Our hope is that whether you're a parent, youth leader or teen, the information and tools at Plugged In will help you and your family make appropriate media decisions. We are privileged to do the work we do, and are continually thankful for the generosity and support from you, our loyal readers, listeners and friends.

Malibu Country

We hope you enjoyed this content. Be sure to share it with family and friends you think will enjoy it as well.

TV Series Review

What sort of lyrics would Reba MacKenzie, one-time country music superstar, write to describe her new life in California?

The first verse might go like this:

Come and listen to a story 'bout a woman named Reba
A one-time country star from the land of Tennessee-a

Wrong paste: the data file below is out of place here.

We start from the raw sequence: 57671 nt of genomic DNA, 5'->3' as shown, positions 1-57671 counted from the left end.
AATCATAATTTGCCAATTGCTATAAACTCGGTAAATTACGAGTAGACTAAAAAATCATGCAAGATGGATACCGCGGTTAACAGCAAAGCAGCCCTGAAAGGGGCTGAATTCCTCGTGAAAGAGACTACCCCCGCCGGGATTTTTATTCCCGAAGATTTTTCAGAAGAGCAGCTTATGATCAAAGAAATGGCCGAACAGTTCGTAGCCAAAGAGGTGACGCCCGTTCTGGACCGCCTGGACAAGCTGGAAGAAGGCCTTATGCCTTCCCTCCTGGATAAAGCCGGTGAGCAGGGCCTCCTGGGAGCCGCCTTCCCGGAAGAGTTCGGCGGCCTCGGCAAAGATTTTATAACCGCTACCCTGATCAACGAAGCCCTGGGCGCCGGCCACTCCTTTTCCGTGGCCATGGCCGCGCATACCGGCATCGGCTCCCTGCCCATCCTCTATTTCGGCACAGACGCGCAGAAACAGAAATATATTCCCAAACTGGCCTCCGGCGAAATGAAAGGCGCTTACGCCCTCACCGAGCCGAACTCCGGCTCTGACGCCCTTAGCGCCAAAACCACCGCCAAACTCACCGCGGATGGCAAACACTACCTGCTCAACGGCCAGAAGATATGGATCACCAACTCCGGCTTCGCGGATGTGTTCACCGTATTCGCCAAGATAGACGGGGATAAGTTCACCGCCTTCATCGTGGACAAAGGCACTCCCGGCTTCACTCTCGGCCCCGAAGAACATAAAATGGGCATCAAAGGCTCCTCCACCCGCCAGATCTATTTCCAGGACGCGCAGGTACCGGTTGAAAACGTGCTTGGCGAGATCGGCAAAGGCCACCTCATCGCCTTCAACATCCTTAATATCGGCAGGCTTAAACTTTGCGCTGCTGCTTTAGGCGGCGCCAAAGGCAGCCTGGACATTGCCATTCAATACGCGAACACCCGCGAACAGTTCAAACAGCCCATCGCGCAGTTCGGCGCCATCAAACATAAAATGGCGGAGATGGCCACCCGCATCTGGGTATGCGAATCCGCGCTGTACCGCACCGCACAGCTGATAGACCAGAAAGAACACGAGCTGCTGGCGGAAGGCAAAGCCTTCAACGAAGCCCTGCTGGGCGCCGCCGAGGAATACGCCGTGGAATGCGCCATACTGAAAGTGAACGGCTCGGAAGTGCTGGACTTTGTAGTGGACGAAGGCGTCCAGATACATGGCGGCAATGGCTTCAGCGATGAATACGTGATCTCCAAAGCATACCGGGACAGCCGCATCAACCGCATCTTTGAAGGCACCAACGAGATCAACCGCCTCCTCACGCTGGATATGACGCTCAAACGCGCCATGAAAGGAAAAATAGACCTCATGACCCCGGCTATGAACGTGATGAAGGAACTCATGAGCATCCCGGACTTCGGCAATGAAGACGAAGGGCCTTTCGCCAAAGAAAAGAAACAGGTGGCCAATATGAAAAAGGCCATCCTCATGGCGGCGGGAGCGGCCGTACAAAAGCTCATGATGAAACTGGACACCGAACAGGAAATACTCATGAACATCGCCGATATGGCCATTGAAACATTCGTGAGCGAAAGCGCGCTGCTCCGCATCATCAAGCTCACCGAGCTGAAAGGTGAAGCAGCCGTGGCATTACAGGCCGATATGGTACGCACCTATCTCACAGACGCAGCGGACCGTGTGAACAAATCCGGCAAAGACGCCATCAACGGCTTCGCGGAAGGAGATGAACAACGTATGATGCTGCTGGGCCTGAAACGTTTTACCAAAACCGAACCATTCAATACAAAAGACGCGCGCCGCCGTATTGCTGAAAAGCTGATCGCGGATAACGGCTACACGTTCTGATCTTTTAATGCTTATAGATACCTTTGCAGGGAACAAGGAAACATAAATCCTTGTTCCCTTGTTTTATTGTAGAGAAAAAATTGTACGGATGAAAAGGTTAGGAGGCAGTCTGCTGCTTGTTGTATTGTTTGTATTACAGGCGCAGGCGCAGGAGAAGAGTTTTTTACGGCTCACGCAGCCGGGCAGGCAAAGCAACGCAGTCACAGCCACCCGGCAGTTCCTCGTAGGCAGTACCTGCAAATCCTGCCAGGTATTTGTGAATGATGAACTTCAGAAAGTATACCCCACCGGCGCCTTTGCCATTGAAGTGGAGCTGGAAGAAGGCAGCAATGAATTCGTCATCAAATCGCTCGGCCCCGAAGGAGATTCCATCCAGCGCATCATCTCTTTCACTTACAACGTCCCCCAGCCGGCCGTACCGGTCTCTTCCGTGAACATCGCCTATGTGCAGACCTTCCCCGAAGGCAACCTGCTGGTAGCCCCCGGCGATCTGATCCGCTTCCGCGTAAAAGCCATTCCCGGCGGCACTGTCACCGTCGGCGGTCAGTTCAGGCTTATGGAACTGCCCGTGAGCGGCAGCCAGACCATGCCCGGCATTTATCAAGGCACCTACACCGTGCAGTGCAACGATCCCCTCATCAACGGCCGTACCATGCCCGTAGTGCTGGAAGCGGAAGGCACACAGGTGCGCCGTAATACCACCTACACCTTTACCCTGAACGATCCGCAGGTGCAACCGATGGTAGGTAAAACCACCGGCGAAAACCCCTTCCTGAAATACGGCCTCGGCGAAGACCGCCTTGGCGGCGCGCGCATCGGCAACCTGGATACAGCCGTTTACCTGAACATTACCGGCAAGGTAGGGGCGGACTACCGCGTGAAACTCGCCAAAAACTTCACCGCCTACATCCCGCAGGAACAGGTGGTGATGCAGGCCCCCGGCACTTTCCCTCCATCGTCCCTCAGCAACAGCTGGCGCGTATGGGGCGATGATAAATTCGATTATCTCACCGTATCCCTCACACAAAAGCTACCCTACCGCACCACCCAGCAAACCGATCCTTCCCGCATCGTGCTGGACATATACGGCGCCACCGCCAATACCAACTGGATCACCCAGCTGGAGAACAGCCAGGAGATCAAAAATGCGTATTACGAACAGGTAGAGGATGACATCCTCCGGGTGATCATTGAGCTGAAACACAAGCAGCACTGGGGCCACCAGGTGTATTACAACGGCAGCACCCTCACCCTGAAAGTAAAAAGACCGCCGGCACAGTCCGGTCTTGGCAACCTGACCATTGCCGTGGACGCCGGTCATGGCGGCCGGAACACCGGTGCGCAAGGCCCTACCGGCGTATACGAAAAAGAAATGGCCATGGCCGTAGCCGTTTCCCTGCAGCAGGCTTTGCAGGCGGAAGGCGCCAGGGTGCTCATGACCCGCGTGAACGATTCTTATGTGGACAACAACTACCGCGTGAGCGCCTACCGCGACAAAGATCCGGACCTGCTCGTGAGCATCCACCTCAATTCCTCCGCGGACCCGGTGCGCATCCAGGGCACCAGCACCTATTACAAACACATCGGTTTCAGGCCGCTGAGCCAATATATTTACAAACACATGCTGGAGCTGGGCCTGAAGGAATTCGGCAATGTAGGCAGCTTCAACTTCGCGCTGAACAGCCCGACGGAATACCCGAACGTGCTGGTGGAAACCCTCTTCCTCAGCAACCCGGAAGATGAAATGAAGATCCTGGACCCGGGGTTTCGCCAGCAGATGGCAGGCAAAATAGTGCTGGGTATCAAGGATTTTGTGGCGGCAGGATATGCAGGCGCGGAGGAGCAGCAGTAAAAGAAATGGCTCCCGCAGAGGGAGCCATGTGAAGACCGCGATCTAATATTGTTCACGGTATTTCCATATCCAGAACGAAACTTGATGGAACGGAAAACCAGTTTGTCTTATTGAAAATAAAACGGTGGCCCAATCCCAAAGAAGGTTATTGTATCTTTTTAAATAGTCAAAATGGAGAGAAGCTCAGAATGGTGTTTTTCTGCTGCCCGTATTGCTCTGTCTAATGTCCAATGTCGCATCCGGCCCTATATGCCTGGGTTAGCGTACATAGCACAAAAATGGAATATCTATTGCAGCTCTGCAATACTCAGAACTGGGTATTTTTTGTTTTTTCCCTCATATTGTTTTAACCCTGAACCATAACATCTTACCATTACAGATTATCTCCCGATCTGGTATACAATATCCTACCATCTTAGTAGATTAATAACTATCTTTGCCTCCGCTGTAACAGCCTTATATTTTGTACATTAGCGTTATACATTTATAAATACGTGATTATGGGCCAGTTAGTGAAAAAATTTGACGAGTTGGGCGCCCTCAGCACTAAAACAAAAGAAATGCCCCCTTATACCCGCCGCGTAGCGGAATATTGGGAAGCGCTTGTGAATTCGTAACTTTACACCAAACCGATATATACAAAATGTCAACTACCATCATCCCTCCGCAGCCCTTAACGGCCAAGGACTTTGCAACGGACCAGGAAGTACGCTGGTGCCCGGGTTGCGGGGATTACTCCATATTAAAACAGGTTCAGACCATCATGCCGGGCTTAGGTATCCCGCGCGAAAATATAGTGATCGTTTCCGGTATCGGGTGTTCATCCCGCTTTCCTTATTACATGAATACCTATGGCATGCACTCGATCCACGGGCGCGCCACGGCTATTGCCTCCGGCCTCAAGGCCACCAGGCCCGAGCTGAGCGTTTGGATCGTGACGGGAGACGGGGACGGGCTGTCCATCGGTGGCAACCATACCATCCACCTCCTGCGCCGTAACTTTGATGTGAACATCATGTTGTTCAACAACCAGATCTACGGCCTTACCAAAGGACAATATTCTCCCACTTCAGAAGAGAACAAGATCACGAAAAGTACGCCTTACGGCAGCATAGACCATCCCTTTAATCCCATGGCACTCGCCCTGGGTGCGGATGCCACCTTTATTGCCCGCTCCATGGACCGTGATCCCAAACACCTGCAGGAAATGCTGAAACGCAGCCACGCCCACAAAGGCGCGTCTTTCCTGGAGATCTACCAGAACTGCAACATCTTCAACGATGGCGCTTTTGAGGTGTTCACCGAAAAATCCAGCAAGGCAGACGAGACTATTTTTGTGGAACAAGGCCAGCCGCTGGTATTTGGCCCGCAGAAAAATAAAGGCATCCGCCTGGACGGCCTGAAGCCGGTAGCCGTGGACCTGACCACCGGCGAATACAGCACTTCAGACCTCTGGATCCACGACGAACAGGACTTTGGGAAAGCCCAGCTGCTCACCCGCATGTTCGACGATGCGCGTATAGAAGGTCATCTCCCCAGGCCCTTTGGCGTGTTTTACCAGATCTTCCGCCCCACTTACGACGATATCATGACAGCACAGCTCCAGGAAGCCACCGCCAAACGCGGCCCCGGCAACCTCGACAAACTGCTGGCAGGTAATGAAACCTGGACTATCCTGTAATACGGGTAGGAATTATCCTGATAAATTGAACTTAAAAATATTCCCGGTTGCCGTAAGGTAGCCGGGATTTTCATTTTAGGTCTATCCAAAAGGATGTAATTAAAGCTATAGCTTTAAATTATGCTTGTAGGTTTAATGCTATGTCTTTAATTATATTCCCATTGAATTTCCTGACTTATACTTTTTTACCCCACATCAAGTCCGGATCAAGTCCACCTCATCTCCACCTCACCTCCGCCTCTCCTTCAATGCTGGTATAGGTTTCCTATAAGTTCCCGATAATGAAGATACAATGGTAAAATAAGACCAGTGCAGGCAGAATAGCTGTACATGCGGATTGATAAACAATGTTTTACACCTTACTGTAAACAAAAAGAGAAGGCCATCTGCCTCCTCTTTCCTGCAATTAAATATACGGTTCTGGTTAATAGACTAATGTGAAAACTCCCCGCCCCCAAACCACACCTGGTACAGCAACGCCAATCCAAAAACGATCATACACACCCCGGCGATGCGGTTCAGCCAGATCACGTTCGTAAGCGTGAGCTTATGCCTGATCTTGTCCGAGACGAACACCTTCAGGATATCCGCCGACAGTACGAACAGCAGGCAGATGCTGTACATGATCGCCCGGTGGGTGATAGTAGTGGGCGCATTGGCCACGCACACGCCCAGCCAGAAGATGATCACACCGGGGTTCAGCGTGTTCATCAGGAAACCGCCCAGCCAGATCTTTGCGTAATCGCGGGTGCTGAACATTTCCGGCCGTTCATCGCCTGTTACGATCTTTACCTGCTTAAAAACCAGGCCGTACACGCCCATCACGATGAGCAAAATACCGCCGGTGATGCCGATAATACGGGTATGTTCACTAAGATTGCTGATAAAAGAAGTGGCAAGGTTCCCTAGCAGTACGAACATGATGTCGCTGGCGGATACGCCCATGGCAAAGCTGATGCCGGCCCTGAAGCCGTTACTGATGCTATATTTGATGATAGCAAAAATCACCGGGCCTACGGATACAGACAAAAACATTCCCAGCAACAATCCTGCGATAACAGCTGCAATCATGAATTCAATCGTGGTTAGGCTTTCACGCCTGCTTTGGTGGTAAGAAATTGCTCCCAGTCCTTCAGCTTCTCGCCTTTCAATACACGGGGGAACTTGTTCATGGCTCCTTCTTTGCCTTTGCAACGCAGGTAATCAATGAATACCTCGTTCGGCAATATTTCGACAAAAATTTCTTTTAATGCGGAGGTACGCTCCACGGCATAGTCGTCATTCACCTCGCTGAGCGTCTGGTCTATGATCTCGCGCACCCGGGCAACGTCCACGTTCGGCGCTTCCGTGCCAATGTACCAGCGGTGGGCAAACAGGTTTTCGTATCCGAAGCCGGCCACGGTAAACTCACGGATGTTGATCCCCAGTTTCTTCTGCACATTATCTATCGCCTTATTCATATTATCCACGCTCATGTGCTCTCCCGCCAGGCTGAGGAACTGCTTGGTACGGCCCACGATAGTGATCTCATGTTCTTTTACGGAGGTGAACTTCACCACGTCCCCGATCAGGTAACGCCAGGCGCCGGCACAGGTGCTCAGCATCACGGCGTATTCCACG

But her cheating hubby just made her feel real blue
So she packed up her kids, and she moved to Maliboooo
(Beach, that is. Good Vibrations. Baywatch.)

Clearly, writing country music ain't as easy as it sounds. Neither, for that matter, is raising a family. Reba knows all about both, and now that she's divorcing her husband and trying to rekindle her music career, she'll need to do both simultaneously—a task made exponentially harder by adjusting to a new house, a new state and a completely new culture.

Malibu Country, ABC's new vehicle for country music icon Reba McEntire, is itself a little like a country music song: It aims for the heart but sometimes hits below the belt.